David Morken practically sparkles with energy, even over the phone. Morken is Co-founder and CEO of Bandwidth, a 15-year-old company that focuses on IP-based communication technology – and is proud of the fact that they’re “challenging the standards of old telecom” in everything they do. Their stated mission is to unlock remarkable value for our customers – and, as I discovered when I spoke to him, Morken is convinced that a big part of doing that involves ‘unlocking remarkable value’ for their employees: making Bandwidth a place that supports employees’ body, mind and spirit.
One Bandwidth policy supports all three: the company has (and enforces) a total embargo on email to and from the company during vacation. That is, when you’re on vacation, you may not communicate with the company and they may not communicate with you. And to make sure the policy is followed to the T: when someone goes on vacation, all the folks he or she would ordinarily communicate with (employees, partners, boss, etc.) get an email, saying “so-and-so is on vacation. If he or she contacts you for any reason, please let us know.”
While it may sound a little draconian, it means that folks generally only break the rule once: getting a phone call from the CEO reconfirming that you’re on vacation and shouldn’t be emailing anybody seems to convince everyone that the policy is real. And, according to Morken, while lots of people have told him it’s difficult at first, no one has ever told him they think it’s a bad idea.
But what about the fast-charging, micromanaging execs who just say, “OK, then, I’ll stop taking vacation so I can stay on top of everything?” No dice: another Bandwidth policy is that you have to take all your vacation days, and you have to take them in the year you get them (no rolling over to never-never year).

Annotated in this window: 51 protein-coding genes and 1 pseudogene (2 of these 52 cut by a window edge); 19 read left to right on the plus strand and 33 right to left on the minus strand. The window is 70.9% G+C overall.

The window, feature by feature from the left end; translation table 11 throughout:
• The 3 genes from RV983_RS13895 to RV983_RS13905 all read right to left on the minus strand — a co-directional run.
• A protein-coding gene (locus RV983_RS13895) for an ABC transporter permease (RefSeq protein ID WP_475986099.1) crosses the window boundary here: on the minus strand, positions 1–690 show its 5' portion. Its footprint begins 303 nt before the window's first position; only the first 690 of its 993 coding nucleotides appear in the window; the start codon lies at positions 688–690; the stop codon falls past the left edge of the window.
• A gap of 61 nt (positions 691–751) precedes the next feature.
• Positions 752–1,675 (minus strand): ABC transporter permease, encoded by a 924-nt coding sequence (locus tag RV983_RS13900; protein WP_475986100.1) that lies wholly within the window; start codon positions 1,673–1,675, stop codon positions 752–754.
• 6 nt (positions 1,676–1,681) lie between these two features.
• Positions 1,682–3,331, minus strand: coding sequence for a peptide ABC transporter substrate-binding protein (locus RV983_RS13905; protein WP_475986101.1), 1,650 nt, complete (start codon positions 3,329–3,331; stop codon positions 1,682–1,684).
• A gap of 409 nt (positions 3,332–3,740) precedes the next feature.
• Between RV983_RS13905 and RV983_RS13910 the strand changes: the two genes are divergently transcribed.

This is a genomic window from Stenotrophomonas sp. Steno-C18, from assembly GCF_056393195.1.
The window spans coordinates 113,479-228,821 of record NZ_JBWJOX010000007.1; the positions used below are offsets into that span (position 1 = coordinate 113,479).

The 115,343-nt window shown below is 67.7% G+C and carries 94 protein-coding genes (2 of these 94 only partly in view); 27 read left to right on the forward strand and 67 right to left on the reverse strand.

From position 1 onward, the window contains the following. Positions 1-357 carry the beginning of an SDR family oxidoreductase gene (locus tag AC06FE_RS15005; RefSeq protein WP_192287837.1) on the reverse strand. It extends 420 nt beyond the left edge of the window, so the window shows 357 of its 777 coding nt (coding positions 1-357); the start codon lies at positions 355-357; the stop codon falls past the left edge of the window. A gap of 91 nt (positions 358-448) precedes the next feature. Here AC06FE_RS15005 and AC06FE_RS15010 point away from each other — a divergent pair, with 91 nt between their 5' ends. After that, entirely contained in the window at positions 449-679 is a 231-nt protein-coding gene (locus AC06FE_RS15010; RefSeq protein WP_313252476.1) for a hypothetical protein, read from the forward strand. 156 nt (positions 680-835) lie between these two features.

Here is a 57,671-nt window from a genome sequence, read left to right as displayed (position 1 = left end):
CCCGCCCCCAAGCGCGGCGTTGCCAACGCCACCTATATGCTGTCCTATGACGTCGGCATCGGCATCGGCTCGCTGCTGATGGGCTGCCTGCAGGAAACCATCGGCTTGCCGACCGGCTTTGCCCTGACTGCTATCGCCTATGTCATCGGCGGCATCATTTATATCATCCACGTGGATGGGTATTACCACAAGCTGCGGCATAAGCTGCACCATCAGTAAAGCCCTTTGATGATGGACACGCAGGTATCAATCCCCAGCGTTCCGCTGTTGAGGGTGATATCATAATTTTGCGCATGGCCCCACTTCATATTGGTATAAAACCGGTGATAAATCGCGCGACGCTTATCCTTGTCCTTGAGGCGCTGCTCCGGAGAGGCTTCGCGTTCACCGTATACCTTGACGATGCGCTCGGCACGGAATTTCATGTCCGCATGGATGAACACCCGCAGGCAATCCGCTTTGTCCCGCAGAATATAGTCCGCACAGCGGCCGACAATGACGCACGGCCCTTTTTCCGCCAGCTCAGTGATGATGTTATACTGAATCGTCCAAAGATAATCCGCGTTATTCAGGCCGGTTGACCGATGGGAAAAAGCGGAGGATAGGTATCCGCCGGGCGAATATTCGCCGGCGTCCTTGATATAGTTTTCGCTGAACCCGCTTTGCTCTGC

The results? Employees experience vacations as vacations: rejuvenation, reconnection and relaxation. And managers put more attention toward developing their folks – because their folks can’t call them when there’s an emergency during their absence; they have to be willing and able to handle it themselves. Finally, Morken says, it makes managers more thoughtful about preparing for vacation: if you really can’t give added instructions or sort things out while you’re gone, it’s essential to get as much clarity as possible beforehand about what’s supposed to happen when you’re not there. He’s convinced that this has impact outside of vacation time, as well: that the increased clarity and trust ‘leak’ out into employees’ interactions every day.
Then there are the 90-minute lunches.
This part is voluntary vs mandatory, but it’s still an important aspect of the culture. Any employee can take a (paid) one-and-a-half-hour lunch to pursue fitness. Not only will Bandwidth pay you for the time, they’ll pay your gym membership, shuttle you to the gym, provide access to a personal trainer, and offer you a comprehensive “know and go” assessment of your physical condition that gives you a foundation of information for getting in better shape.
It’s a big investment for a relatively small (400 employee) company – so what’s the payoff? Morken believes that because everyone has limited time outside of work to be a significant other, a parent, a friend, or to pursue other non-work passions, making time for fitness during work hours makes it more likely that employees will both get and stay fit, and have time to focus on the non-work parts of their lives – improving both morale and productivity.
These unusual policies seem to be paying off in terms of business results: Bandwidth is set to make $150M this year – up about 20% from last year – and they anticipate $200M in profitable revenues next year.
I love hearing about companies and executive teams that are willing to do more than just talk about creating a culture focused on supporting people to be their best: who are willing to put dollars into it and create policies that support it.